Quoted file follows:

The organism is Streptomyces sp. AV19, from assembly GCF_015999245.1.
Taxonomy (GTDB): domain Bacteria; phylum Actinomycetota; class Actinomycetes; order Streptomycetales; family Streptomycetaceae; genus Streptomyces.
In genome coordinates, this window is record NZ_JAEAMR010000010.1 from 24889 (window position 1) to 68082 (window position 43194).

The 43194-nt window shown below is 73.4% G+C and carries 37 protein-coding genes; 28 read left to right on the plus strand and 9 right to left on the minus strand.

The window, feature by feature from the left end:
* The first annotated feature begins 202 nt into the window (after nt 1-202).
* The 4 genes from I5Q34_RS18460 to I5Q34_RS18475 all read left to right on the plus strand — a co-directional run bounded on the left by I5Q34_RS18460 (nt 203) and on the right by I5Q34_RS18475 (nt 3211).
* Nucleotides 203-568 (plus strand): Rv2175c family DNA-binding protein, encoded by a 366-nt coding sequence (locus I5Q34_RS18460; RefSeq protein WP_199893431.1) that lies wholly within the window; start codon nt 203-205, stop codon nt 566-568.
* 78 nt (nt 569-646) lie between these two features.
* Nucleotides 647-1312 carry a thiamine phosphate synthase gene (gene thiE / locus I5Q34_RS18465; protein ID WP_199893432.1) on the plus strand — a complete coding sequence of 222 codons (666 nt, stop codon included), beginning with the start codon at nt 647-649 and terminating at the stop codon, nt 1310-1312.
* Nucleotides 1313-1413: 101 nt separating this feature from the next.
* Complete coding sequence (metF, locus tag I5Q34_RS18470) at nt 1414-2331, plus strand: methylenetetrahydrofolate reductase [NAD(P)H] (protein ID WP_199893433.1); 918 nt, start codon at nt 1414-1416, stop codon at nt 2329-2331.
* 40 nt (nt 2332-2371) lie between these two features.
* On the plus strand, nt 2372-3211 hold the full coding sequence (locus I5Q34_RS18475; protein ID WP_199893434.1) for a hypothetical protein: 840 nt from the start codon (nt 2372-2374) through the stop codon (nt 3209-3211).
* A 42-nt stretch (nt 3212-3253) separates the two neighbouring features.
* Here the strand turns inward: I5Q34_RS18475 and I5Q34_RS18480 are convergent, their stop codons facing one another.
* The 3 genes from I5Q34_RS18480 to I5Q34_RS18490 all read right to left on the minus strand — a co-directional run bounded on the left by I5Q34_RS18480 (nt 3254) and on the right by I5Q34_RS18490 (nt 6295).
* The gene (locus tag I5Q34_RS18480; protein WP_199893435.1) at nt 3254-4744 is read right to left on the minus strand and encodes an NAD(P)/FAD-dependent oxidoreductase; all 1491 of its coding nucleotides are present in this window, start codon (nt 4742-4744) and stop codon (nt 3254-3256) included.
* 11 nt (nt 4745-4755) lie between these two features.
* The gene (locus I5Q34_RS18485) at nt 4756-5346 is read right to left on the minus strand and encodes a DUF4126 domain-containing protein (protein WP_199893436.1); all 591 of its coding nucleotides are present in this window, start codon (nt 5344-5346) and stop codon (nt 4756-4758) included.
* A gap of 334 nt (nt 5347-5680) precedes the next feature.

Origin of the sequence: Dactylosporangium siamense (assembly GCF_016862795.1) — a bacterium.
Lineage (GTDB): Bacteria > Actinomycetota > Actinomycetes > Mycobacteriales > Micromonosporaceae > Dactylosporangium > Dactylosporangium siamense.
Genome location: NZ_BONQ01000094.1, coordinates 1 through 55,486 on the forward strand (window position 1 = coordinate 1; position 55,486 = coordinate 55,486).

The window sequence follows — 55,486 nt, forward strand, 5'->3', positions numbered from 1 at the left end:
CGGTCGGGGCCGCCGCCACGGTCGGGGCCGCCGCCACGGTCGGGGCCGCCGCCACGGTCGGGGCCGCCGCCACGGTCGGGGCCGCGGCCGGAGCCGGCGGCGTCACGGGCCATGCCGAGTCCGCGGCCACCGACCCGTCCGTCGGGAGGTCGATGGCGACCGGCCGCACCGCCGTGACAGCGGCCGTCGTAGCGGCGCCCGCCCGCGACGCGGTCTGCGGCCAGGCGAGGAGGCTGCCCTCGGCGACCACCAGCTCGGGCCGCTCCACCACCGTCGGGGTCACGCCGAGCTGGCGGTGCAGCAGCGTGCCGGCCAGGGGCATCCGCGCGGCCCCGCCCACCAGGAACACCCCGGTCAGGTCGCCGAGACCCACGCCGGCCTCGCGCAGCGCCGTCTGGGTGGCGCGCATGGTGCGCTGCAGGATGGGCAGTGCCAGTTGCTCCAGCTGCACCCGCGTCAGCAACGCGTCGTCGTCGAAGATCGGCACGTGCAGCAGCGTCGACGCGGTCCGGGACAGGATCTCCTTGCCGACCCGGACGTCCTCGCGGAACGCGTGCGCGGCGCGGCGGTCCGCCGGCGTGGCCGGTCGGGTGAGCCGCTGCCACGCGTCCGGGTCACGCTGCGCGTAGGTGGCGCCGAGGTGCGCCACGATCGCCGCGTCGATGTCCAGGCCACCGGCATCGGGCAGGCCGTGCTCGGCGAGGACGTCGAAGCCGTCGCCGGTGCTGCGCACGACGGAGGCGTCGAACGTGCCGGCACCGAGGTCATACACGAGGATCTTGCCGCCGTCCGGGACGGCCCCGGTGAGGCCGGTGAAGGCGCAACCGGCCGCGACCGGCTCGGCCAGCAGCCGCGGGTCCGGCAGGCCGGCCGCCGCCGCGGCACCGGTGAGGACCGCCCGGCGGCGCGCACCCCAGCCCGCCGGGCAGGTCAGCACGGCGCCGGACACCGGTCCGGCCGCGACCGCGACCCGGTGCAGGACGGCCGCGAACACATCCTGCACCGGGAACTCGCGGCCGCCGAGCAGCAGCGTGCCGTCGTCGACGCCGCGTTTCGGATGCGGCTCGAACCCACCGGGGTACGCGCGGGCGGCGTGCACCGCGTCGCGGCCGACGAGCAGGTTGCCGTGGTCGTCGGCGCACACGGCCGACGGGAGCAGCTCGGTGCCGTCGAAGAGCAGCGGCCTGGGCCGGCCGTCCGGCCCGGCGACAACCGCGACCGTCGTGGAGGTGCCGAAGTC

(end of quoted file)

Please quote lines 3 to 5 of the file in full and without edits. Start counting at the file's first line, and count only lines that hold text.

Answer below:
In genome coordinates, this window is record NZ_JAEAMR010000010.1 from 24889 (window position 1) to 68082 (window position 43194).

The 43194-nt window shown below is 73.4% G+C and carries 37 protein-coding genes; 28 read left to right on the plus strand and 9 right to left on the minus strand.

The window, feature by feature from the left end: